Letters to the editor: songs for the 4th of July, Ben Franklin, debate, age limits, schools

Letters to the editor: songs for the 4th of July, Ben Franklin, debate, age limits, schools

Letters to the editor: songs for the 4th of July, Ben Franklin, debate, age limits, schools

Jimi’s National Anthem

Re: “10 American Songs to Play at Your 4th of July Party,” Wednesday’s news.

I read your list of songs for the 4th of July. While they were good, I would have included Jimi Hendrix’s version of the national anthem. It’s a great reminder of a special time in our history and also a very artistic interpretation of the song itself.

Margaret Barnes, Dallas

“God Bless America” by Greenwood

How can you leave out Lee Greenwood’s “God Bless the USA”? Instead, we have “Party in the USA.” Really?

Pastor Rum, Frisco

Be part of the discourse

Re: “Be Like Ben Franklin: Witty and Smart,” by Scott Walters, Thursday Opinion.

I was thinking of writing a letter about how The Dallas Morning News It seems more like a community or small town newspaper than a big city one. Then I read Walters’ column.

I just have to make a small correction: I think that the people who write to the paper are very intelligent and witty. I often tell my friends after reading Letters to the Editor how brilliant and funny these authors are in their words and ideas. I also think it is important to contribute through letters, and I hope to learn something new every day from other people in my neighborhood.

When I started writing letters to the DMNA friend looked at me in amazement and said, “I don’t think I’ve ever thought anyone would care what I think or write.” I disagree; it’s not about caring what other people think or seeing your name in print, it’s about being part of a community, sharing and learning new ideas, even the most inventive and clever ones.

Perri Brackett, Lewisville

Style vs. substance

Like many of my like-minded friends and associates, I was waiting with bated breath for the chance to watch the US presidential debate. Two viable junior candidates from both parties were competing for a chance to move the debate forward. Anticipation was high and expectations were low.

Full disclosure: I was disappointed by how right this turned out to be. I respect the elder representative and detest his predecessor. That said, I concluded that both parties were seduced by their respective ideologies and engaged in a battle for power at all costs. This is a recipe for failure, as history shows.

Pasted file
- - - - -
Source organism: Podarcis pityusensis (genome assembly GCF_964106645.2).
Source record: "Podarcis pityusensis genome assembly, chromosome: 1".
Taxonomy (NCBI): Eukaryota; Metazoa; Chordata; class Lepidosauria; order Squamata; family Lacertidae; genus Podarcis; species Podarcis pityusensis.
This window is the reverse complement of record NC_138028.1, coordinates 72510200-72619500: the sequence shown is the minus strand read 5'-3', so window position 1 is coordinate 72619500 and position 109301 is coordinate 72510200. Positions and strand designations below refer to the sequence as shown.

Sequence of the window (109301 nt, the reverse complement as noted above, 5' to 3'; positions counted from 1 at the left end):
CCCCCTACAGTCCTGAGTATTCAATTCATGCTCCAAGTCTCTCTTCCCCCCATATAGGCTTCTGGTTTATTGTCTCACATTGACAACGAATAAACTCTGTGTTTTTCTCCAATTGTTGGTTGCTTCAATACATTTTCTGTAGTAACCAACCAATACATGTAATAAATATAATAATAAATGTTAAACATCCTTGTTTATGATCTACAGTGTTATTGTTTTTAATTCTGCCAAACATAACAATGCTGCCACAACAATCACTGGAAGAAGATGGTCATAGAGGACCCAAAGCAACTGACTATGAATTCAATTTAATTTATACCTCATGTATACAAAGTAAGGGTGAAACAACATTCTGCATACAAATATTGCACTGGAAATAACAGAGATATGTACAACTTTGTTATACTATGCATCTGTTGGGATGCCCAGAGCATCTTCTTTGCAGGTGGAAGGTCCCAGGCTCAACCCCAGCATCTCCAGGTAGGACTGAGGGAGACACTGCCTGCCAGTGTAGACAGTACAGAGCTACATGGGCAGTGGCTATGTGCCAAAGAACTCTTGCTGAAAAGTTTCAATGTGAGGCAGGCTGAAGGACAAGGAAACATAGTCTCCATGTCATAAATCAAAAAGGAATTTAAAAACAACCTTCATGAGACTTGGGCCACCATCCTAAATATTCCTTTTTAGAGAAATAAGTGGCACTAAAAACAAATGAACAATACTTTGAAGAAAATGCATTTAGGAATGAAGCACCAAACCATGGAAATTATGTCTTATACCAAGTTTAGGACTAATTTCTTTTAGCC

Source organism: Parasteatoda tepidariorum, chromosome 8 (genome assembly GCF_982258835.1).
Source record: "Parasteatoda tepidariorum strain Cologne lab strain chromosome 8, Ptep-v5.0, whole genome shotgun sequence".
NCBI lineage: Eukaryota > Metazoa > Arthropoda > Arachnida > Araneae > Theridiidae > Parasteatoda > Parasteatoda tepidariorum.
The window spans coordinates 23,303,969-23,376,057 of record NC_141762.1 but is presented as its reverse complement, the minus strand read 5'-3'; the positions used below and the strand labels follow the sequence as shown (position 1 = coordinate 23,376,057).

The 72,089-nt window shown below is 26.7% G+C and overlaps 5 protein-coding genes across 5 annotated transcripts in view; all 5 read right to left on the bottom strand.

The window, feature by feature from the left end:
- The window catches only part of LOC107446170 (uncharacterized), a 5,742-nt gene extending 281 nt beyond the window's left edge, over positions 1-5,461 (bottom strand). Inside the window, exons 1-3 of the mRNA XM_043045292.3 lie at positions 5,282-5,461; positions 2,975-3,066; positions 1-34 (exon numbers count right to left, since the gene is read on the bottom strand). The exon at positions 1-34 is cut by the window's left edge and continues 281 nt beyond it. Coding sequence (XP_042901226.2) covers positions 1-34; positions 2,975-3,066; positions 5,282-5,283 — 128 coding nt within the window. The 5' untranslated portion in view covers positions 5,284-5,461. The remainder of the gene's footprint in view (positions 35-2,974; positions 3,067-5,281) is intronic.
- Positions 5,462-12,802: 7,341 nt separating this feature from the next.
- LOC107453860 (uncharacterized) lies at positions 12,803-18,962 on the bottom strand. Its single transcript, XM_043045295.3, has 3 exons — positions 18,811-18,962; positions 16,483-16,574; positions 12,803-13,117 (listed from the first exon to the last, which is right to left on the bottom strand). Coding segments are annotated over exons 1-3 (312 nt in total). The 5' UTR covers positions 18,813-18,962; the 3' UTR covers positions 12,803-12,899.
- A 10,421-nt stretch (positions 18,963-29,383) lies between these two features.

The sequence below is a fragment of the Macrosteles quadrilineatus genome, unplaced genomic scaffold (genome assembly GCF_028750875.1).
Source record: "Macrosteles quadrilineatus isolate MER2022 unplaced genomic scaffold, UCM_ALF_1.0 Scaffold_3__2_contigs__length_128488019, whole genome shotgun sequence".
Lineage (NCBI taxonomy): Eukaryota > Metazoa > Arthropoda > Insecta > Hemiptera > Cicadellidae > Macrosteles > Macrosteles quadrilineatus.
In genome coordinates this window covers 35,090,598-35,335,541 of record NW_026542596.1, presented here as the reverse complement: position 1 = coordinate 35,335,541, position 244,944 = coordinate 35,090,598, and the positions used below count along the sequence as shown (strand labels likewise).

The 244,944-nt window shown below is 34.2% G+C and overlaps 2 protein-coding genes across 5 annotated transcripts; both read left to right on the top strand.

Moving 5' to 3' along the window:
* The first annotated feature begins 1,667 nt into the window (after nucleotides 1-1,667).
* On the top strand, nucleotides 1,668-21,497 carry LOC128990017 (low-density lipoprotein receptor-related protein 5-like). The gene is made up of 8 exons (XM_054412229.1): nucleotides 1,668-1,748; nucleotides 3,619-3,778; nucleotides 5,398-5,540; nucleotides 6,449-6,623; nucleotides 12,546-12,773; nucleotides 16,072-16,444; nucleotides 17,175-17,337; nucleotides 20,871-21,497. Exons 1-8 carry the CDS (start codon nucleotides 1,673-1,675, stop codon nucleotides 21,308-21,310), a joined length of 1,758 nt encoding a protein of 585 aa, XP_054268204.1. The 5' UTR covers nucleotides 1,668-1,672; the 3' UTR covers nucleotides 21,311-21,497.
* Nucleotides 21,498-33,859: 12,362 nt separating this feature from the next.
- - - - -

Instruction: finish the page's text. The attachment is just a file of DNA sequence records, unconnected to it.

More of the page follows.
Age is a cruel master, and President Joe Biden has shown its effects. Toxic egocentrism is the hallmark of former President Donald Trump. We are locked in a battle between style and substance, with both sides willing to sell their collective souls. There seems to be no good outcome.

Perhaps a candidate will give up his need for acclaim and perhaps give the nation a chance to survive. The story of Solomon, who decides who will be the maternal father of the baby, can serve as a guide.

Larry Portman, Garland

Searching for morals, principles

Re: “Contrasts in the debate”, by Anton Skell, Thursday Letters.

Skell says his choice for president is Trump, who he believes demonstrates strength and keen business sense. Strength is not demonstrated by bombastic insults and lies, and six bankruptcies do not demonstrate much business sense.

My choice for leader would not be cheating on three wives, running a fake university, having a charity shut down for embezzlement, or mocking a disabled person. Nor would I choose a convicted felon or a person found responsible for sexual assault, and especially not someone who has even mentioned suspending the Constitution.

I am a naturalized citizen and voting is very important to me. What I want in a leader is ethics, principles, morals and civility.

Tina Williams, Waxahachie

Limiting the terms and ages of public officials

I hope this kangaroo court of an election cycle has all millennials and Gen Z on the same page: we desperately need term limits and potentially age restrictions for representation.

Imagine how much more diligent our Congress would be if those individuals had only two six-year terms before they were never allowed back in the building.

I would like to go a step further and limit the age of our representatives as well. If you are over the age at which you can collect Social Security benefits, you have to be retired, not running the greatest superpower on the planet.

Will Dominguez, Richardson

School Responsibility

Re: “How to solve the school voucher problem”, by Ann Hedges, Wednesday Letters.

Hedges’ suggestion seems like an interesting approach to public school funding, one that deserves further discussion. One school system in Arizona used such an approach and allowed free transfers of students from one school to another, with alarming results.

The hope was that schools with high educational performance would win the lottery, but unfortunately the limited support infrastructure fostered local gangs of children who terrorized students with differences. Although there were deaths, there was no accountability for these actions.

I agree that we need more funding to support our public schools and more accountability for academic performance. Sometimes that will mean that our children must be disciplined in school, and since we are the ones sending them to school, we must support those discipline efforts.

Following the rules is a requirement for living. Breaking them (and not learning them) has negative consequences.

Our children also need to know that we want their educational performance to be as good as they are capable of demonstrating, at all times.

Ray Johnston, Health

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